“Every word on your blog is a word not in your book.”
Village Ink Writer’s Group meets tonight, Tuesday, 6:30PM. I’m leading group tonight. Hope to see you there! http://ow.ly/IqlTW
A concrete slab harvested from a demolished city building defends Pershing Park from the frozen Lake Michigan waves. It is large — the size of a small sedan — and surrounded by smaller rubble. Rebar and concrete and ice mix into a violent Jackson Pollack sketch as waves thunder into the shoreline.
The temperature outside is in the single digits — lower with the windchill. In the small sedan, the heater is not working. Or not well. The driver’s toes — numb from the cold — curl and uncurl. The driver is trying to capture an image — a photograph — of the spray from the waves when they hit the shoreline and shoot twenty feet into the air.
The visit to the public library introduced the driver to books by E. L. Doctorow, Wendell Berry and Alberto Manguel and a book on the history of time by Oxford Press. Timing the waves as they advance on the shoreline creates an illusion of distance. Patiently the driver composes a few more images.
The icy air advances deeper into epidermis. Reluctantly the driver places the lens cap on the camera and stows it in a black bag next to the library books.
When I read and write, I connect dots. Maybe you do too. Earlier this month, I noticed — and commented on — a Facebook post that linked to an article on how writing thoughts, ideas and quotes into notebooks makes one smarter. That article reminded me of how commonplace books house many notes and quotes from books read. [Link to article on commonplace books] The art of notations in commonplace books has been a practice of mine for decades. Whether it makes me smarter is yet to be evident.
Connecting some dots. Last week I came across a tweet that read:
“Ranking artists and making lists is a dead culture’s version intellectualism.”
Considering this originated on twitter, I am inclined to disregard it. Yet, oddly, it resonates with me on some levels. Maybe it is because of the blogs I follow that list and present authors’s reading statistics (examples here and here).
Connecting dots. Over a year ago, sitting in front of the large windows of the Pack Library, I pondered the best of lists of 2013. My response is documented in this post. In brief, I listed my best books I read during the year — that were not printed in 2013.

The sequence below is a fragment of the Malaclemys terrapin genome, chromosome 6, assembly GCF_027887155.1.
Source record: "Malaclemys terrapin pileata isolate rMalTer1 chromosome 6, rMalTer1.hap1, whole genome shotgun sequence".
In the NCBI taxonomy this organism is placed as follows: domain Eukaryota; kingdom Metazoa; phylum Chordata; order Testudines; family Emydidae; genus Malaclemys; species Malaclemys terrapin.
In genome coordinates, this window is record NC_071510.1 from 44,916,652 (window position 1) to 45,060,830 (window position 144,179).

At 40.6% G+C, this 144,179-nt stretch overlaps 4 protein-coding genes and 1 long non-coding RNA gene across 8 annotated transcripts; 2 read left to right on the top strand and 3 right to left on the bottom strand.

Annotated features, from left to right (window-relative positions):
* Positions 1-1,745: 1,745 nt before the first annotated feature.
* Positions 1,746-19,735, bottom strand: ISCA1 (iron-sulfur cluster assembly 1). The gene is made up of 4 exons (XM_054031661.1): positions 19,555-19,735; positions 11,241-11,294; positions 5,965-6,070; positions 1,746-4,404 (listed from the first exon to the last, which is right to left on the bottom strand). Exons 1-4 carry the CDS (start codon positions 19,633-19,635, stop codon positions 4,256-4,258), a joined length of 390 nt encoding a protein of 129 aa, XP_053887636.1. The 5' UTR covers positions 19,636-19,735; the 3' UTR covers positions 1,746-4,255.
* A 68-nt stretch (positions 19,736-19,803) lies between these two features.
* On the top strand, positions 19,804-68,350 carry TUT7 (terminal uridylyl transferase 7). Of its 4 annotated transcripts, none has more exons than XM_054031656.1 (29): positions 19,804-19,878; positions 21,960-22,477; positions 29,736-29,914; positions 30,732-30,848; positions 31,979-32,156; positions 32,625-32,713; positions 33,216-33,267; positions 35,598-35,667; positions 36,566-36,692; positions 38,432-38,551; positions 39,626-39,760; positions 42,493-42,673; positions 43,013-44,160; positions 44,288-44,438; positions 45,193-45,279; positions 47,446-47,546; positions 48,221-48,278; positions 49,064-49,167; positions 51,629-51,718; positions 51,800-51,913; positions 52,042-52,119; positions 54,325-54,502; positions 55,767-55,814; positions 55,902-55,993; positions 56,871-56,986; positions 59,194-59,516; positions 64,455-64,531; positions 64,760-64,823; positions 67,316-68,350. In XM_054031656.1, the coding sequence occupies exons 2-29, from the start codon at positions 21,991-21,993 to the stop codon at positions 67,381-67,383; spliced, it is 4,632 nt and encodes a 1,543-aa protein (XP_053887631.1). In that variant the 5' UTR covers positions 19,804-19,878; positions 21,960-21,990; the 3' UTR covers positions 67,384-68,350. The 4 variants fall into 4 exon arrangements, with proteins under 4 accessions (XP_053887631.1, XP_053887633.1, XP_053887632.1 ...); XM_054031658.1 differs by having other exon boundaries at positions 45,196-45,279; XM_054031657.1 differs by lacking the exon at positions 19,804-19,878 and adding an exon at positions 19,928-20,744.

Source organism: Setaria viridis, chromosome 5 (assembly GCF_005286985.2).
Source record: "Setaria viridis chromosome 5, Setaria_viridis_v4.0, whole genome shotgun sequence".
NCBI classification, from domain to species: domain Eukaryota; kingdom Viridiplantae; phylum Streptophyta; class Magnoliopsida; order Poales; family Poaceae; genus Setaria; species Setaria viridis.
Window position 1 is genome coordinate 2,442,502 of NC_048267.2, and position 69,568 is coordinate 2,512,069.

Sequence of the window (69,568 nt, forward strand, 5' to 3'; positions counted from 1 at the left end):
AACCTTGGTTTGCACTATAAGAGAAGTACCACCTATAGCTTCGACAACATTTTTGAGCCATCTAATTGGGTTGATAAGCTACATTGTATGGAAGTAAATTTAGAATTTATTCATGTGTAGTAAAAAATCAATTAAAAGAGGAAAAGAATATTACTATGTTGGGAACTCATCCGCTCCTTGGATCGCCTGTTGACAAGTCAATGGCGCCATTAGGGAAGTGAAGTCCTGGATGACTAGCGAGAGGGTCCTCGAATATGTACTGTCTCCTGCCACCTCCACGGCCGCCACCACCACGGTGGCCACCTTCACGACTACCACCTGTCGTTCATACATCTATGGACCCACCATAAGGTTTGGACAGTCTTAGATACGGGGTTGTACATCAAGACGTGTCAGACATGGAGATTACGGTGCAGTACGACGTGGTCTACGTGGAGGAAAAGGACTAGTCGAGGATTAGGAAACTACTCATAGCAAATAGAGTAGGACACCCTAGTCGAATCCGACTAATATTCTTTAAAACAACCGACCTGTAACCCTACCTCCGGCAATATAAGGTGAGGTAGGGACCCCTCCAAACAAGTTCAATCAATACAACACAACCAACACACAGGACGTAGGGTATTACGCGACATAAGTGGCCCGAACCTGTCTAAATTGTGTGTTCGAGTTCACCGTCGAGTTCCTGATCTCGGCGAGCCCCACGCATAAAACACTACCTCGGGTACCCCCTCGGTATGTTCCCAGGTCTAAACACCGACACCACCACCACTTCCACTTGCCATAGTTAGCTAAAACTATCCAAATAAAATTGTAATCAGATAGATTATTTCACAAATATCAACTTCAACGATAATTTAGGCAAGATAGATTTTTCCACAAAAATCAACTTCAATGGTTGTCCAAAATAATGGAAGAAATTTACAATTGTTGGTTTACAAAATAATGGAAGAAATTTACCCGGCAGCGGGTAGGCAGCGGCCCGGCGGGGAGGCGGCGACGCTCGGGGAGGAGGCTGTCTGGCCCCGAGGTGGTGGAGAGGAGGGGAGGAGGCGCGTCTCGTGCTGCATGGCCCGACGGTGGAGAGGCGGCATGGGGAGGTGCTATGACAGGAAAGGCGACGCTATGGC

Should I do a list for this year, 2014? The Seattle Times published their 2014 list. The Economist presented their austere list of best reads of 2014. Of course, the New York Times presented there top books of the year as well as a number of other publishers and blogs that try to capitalize on the posting their lists in time for holiday purchasing.
For 2014, allow me to open up the pages of my commonplace book — a thick red daily reminder journal used for both a calendar of events and appointments and day book — and share with you some of the notes and quotes found therein. Starting in March there is an entry on the following book:
Nobel Lecture: Czeslaw Milosz by Czeslaw Milosz
Found a hardcover, bilingual edition at the public library. That edition appears to be out of print based on internet searches. (If you find a first edition, hardcover edition please let me know.) Here are a line I wrote in my commonplace book/day journal:
“Two attributes of the poet, avidity of the eye and desire to describe that which he sees.”
And this one:
“In the minds of modern illiterates, however, who know how to read and write and even teach in schools and at universities, history is present but blurred, in a state of strange confusion. Moliére becomes a contemporary of Napoleon.”
Crediting Poetry: The Nobel Lecture by Seamus Heaney
“Ahistorical, pre-sexual, in suspension between the archaic and the modern, we were as susceptible and impressionable as the drinking water that stood in a bucket in our scullery: every time a passing train made the earth shake, the surface of the water used to ripple delicately, concentrically, and in utter silence.”
This Year You Write Your Novel by Walter Mosley
“The first thing you have to know about writing is that it is something you must do every day — every morning or every evening, whatever time it is that you have.”
“The process… is… a journey by boat…. If you get distracted or allow yourself to drift, you will never make it to the destination…. The journey is your narrative.”
A Region Not Home: Reflections from Exile by James Alan McPherson
From the opening paragraph, this book drew me in:
“In 1974,… I lived in San Francisco, California. My public reason for leaving the East and going there was that my wife had been admitted to the San Francisco Medical Center School of Nursing, but my private reason for going was that San Francisco would be a very good place for working and walking.”
What other reason is there to move, right? Here is another selection:
“Friendships grounded in mutual alienation and self-consciously geared to the perception of others are seldom truly tested. They lack an organic relationship to a common landscape, a common or ‘normal’ basis for the evolution of trust and mutual interest.”
More along the theme as well as reference to Ralph Ellison: